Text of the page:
By D. W. Vogel
Sci-fi and fantasy writers live for worldbuilding. We love to spend hours, days, months, years planning out every facet of the settings for our novels. Will there be magic? Monsters? Spacecraft or sailing ships? It’s important to know our worlds inside and out before we start putting words to page, or we end up backtracking, endlessly fixing things that must change halfway through because the plot demands it. Does everyone live on islands that float in the sky? Great! How do they move between them? Flying dragons? Flying cars? Jetpacks or wings? It’s all part of the joy of creating a world for our characters to live in, and for our plots to take shape.
So why, when Outland Entertainment asked me to write a novel set in the existing world of Nicolas Giacondino’s comic Nightfell, did I ever say yes?
Working in someone else’s world changes so much about the process. As a writer, I’m bound by existing canon (and trust me, fans know their canon). I can’t go in and add flying dragons to a world that’s never had them before, just because I happen to like flying dragons. What’s already been written is the law, and my job is to find a new story to tell within the ropes of the existing lore.
I’ve done this before. Several years ago I was honored to be asked to write a novel set in the board game world of Super Dungeon, called The Forgotten King. That novel had the added challenge of being book two in a series of five, each one following a different main character on their own part of a shared quest. I had to keep pace with four other authors, all of us living in a shared world, all writing our novels at the same time. I learned so much from that experience about the unexpected fun of writing like a pro wrestler, bouncing off the ropes, climbing up and jumping but always staying inside that square. Nobody hit anybody else with chairs, and in the end, the title belt was shared.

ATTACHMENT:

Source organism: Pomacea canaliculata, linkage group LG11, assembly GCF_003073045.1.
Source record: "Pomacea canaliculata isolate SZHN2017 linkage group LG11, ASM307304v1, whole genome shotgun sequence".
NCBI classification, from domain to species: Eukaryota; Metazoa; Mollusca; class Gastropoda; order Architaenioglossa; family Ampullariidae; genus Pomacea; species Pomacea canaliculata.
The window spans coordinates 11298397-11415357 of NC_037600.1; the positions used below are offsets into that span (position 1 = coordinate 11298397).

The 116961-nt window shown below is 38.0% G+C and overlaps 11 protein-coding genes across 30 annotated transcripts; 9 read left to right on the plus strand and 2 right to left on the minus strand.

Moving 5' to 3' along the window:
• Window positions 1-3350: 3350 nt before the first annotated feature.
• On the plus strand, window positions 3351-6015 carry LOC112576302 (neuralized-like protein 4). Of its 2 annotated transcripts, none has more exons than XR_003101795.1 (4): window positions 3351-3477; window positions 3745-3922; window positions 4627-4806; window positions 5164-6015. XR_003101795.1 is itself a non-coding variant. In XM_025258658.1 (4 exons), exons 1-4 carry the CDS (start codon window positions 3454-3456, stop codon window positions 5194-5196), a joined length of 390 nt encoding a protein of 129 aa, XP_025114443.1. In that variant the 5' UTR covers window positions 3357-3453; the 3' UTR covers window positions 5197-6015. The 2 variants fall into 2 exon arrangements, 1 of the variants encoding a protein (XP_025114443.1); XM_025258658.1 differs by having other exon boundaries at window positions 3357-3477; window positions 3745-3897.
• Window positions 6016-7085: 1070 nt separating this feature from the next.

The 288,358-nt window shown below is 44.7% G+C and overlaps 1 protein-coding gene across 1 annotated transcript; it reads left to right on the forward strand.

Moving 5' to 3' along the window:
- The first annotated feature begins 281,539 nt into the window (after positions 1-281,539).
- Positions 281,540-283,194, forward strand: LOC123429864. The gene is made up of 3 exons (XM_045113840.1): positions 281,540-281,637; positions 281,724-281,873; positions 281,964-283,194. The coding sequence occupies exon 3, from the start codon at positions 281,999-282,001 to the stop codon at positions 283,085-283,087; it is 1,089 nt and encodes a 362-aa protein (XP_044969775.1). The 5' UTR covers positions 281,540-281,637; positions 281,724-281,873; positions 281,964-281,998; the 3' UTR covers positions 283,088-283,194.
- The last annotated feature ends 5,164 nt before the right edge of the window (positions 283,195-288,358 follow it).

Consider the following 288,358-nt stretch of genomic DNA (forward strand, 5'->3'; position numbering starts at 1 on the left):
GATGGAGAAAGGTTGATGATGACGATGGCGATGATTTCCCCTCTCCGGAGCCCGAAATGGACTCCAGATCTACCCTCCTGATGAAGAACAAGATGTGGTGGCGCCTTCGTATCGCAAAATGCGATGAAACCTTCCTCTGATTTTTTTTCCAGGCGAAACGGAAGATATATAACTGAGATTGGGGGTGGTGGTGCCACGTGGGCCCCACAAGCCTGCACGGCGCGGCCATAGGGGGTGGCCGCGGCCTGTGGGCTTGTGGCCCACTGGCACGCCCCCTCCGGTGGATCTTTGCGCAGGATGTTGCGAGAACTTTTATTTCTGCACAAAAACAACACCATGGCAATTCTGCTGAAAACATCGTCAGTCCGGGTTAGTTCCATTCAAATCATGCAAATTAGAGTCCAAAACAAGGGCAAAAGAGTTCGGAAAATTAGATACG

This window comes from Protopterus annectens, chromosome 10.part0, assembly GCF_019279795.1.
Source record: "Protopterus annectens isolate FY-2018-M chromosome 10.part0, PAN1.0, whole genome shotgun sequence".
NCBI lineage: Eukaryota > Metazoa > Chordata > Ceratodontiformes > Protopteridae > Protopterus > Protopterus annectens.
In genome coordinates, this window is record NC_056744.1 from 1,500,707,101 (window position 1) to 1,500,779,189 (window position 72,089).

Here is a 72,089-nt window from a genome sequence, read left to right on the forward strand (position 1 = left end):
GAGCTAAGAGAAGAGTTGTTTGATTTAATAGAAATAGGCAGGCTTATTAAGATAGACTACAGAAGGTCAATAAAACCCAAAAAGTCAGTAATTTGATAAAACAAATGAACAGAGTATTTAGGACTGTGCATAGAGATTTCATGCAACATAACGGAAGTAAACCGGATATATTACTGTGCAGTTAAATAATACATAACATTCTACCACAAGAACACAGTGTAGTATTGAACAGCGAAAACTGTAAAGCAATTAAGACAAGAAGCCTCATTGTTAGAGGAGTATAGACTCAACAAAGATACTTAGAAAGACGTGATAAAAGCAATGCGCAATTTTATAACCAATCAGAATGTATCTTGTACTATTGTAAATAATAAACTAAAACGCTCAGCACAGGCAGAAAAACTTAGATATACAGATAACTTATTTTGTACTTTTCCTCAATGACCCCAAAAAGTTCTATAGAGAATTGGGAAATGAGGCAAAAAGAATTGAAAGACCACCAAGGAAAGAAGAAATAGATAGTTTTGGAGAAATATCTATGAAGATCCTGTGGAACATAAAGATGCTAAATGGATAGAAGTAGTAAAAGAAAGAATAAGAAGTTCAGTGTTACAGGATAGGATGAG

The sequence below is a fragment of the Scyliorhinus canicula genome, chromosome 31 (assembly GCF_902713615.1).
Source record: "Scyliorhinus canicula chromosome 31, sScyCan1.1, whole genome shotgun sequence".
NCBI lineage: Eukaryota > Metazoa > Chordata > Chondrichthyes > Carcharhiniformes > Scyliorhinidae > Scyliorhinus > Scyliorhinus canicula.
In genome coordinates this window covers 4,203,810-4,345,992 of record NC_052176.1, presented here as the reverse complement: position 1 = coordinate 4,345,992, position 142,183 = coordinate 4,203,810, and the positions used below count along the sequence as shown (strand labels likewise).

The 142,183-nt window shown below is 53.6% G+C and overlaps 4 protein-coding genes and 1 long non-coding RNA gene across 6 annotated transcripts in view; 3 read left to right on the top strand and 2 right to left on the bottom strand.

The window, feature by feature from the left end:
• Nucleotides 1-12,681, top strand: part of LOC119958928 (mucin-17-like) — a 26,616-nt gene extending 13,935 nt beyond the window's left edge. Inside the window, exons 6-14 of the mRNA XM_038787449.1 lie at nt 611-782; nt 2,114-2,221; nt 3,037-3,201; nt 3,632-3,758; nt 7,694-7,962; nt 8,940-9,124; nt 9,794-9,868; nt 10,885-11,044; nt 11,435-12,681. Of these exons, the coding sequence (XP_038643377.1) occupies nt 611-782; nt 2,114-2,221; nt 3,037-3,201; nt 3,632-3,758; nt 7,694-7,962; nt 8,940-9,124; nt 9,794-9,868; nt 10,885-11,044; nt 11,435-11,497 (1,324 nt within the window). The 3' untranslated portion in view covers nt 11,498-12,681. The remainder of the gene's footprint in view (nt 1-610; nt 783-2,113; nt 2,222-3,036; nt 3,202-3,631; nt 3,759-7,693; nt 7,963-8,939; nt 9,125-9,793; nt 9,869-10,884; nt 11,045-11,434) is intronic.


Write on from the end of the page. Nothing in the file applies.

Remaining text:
One novel for Nightfell? Just me alone with the source material, and no other authors to be mindful of?
Heck, yeah, I was in.
Enter Nicolás R. Giacondino.
Nightfell is his graphic novel world. His baby. His trippy nightmare planet of giant insect monsters that live underground during ninety years of light. There they wait for the decade of darkness when they rampage through everything the humans built on the surface during those ninety years, when the eyes of the Atamonen gods shone down upon them without end.
Puny humans with their soft skin and brittle bones stand no chance in the years of Nightfell. If only they had a secret weapon–something stronger than an ordinary human that could stand up to the monsters of the dark.
Lucky for them, such a weapon exists. When night falls, the dead rise. Carefully preserved through the ages by skilled embalmers, the Risen wake at Nightfell to protect the world of the living. Impervious to pain, stronger than any live human, they rise from the catacombs to give the last of themselves, fighting the creatures that would destroy humankind.
That’s the world Nicolás gave me to write in. He trusted me with his baby, and I set to work.
Where do you begin to write a novel in an existing world? Where do you find a story to tell that isn’t just a retelling of what’s already out there?
And in the case of Nightfell, how do you say enough without saying too much? Comics are never finished. Their stories are never over. They go on forever, so the idea of writing a sequel to the existing graphic novel was never an option for me.